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Years ago I used large format cameras for landscape and scenic photography: a vintage 1950s Crown Graphic 4"x5" press camera and a massive, heavy Linhof 4"x5" studio camera. I had a black and white darkroom in my basement and loaded and processed my own sheet film for these cameras. Big enlargements from 4"x5" negatives can be incredibly sharp and grain-free, much finer than even the sharpest 35mm transparency or negative. The problem with these cameras, at least for me, was the sheer inconvenience of traveling with them. They are big, very big, and heavy, very heavy. And the the sheet film must be loaded into bulky holders, two sheets per holder. A stack of four or five film holders for my Crown Graphic, for eight or ten exposures, probably takes up about as much room as a twenty-roll brick of Fuji Velvia 35mm film canisters. I could take boxes of sheet film and a few holders and reload them in the field, but this really requires a dust-free, completely dark environment to do successfully. Perhaps I just wasn't committed enough to the principles of large format landscape photography, but due to these hassle factors, most of my large format exposures were taken within a few miles of my home.
More recently, in a quest to achieve similar high-resolution results with portable, travel-friendly 35mm cameras, I've begun using image-stitching software to assemble huge tiled and panoramic images. There are a number of commercial software packages which can assemble such images, some with more features and capabilities than others. I actually prefer using a free image stitching software package called Panorama Tools. Its ease of use is definitely on the difficult end of the scale, but it is probably the most feature-rich and powerful stitcher currently available, free or otherwise. There are very good tutorials on using Panorama Tools already published on the internet elsewhere, so rather than provide another tutorial on using a particular stitching package, I'll simply show a case study on producing a stitched image mosaic.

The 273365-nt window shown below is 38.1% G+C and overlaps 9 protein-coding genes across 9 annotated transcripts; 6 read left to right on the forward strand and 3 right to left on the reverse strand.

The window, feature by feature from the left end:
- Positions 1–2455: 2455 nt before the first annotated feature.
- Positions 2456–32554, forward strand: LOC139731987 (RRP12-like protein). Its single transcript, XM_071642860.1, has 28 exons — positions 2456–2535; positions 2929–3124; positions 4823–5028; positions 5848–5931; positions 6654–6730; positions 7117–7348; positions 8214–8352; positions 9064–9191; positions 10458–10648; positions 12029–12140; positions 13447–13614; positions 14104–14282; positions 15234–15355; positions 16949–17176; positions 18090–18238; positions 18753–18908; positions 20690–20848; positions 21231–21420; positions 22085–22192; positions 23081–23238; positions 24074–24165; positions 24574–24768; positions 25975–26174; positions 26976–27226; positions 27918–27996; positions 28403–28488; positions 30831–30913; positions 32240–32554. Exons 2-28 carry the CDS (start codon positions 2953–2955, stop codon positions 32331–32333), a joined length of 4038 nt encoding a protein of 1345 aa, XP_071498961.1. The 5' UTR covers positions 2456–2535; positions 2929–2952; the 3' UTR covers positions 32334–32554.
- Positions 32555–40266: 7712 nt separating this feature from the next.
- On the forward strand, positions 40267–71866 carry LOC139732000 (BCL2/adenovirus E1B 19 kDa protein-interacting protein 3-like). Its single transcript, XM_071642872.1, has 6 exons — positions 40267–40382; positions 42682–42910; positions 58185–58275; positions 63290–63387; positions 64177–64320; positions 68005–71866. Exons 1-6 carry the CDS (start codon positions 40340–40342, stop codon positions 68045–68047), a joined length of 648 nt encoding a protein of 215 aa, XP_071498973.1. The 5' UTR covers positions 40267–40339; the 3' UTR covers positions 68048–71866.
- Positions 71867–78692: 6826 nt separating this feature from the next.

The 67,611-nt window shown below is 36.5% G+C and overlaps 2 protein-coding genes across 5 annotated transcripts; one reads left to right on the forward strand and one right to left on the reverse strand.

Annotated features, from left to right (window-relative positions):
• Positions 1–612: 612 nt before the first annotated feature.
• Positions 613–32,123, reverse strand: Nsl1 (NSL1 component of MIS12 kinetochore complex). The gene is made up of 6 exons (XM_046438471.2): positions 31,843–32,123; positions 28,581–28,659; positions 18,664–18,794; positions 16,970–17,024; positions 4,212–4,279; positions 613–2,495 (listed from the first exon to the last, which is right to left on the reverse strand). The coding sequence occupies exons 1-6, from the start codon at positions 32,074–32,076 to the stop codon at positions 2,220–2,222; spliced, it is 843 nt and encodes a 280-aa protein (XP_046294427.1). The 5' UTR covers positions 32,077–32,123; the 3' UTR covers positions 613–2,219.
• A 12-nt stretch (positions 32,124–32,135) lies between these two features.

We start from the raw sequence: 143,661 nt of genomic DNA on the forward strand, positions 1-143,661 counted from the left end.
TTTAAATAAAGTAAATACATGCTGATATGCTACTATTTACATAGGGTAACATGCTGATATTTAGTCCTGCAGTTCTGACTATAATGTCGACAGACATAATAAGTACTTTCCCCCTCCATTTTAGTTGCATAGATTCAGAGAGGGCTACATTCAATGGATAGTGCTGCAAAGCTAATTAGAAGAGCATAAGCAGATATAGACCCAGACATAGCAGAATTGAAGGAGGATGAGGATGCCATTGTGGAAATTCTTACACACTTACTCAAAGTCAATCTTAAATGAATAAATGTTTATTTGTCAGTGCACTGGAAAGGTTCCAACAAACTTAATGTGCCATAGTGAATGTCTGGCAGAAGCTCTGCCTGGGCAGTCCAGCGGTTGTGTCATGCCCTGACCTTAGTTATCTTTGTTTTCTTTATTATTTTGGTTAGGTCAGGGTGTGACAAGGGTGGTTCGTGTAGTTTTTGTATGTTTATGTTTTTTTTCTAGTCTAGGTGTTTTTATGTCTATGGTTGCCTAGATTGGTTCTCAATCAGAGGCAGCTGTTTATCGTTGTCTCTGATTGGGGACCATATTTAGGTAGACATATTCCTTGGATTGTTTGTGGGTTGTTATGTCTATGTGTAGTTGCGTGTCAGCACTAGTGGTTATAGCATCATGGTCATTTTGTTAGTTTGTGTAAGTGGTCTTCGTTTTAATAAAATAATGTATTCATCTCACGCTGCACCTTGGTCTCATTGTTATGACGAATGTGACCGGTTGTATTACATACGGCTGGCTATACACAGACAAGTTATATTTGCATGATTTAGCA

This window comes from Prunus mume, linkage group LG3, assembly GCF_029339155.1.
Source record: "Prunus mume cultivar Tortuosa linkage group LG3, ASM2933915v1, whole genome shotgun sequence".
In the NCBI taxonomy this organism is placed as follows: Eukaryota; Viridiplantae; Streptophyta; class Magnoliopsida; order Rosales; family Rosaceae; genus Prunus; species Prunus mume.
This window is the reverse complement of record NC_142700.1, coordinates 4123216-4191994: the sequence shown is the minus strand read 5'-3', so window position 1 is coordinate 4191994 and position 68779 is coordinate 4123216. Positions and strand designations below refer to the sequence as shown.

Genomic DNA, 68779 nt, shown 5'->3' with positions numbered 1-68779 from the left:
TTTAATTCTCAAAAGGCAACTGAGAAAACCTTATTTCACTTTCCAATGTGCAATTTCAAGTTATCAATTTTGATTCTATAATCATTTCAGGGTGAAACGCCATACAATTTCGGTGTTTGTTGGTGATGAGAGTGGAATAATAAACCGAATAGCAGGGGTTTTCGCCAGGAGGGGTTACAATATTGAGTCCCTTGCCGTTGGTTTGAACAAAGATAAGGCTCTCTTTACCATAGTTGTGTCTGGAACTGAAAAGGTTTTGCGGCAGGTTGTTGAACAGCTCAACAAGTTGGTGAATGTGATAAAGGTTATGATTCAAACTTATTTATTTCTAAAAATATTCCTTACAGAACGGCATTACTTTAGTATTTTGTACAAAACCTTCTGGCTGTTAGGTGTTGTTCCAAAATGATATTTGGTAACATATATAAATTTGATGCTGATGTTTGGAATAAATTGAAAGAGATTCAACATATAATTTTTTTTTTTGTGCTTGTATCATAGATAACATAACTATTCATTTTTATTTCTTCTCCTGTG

I make a distinction between an image mosaic and a stitched panoramic image. By mosaic, I mean a grid (two or more rows of images) of photographs that, when stitched together, resemble the field of view of a single, rectilinear wide-angle lens. By stitched panoramic image I mean a single row of photographs (actually you could use a multi-row grid of photographs as well) that, when stitched together, resemble the panoramic image created by a rotating-lens panoramic camera (like the RoundShot Super 35). Incidentally, Panorama Tools has options to build a stitched image using either lens type, rectilinear (single, wide-angle lens) or cylindrical (rotating-lens which 'paints' an image onto a strip of film as it rotates, as if the film-plane were curved like the inside of a cylinder). In the example Atlanta skyline mosaic below, I've chosen to use a rectilinear projection: the final result approximates shooting the same scene with a large-format camera with a wide-angle lens.
The first step in creating the mosaic is to shoot a series of photographs with overlapping fields of view. Here I've overlapped each adjacent pair of images by perhaps 25%. This shoot was done after sundown and the low light necessitated long shutter speeds. You may notice that the car headlight and taillight streaks in the individual frames are often cut off by the frame boundaries. When I stitched together the final image, I had to hand-edit some regions of the frame to hide these discontinuities.
The next image shows a rough assemblage of the raw frames. You can plainly see that, in order to seamlessly stitch together the individual frames, each image must be warped slightly and any color-balance and tone differences between pairs of images must be smoothed out. The stitching software accomplishes this by matching up corresponding image features in pairs of images, figuring out how the camera lens distorted each image (slight barrel distortion in this case), un-distorting each image, and finally merging all the images together into a single frame by feathering the boundaries between adjacent images.
The finished image below has had tone and contrast tweaks and a moon image composited into the sky (the skyline scene and the bright moon need widely different camera exposures and therefore couldn't be captured in a single frame). The resulting image is around 30 megapixels in size. Compare this to a single 6 megapixel frame from the Nikon D1X camera used to take the tiled images! A full-resolution crop shows that the text on the distant road sign is quite legible. This image makes very sharp, vibrant 40" x 36" prints.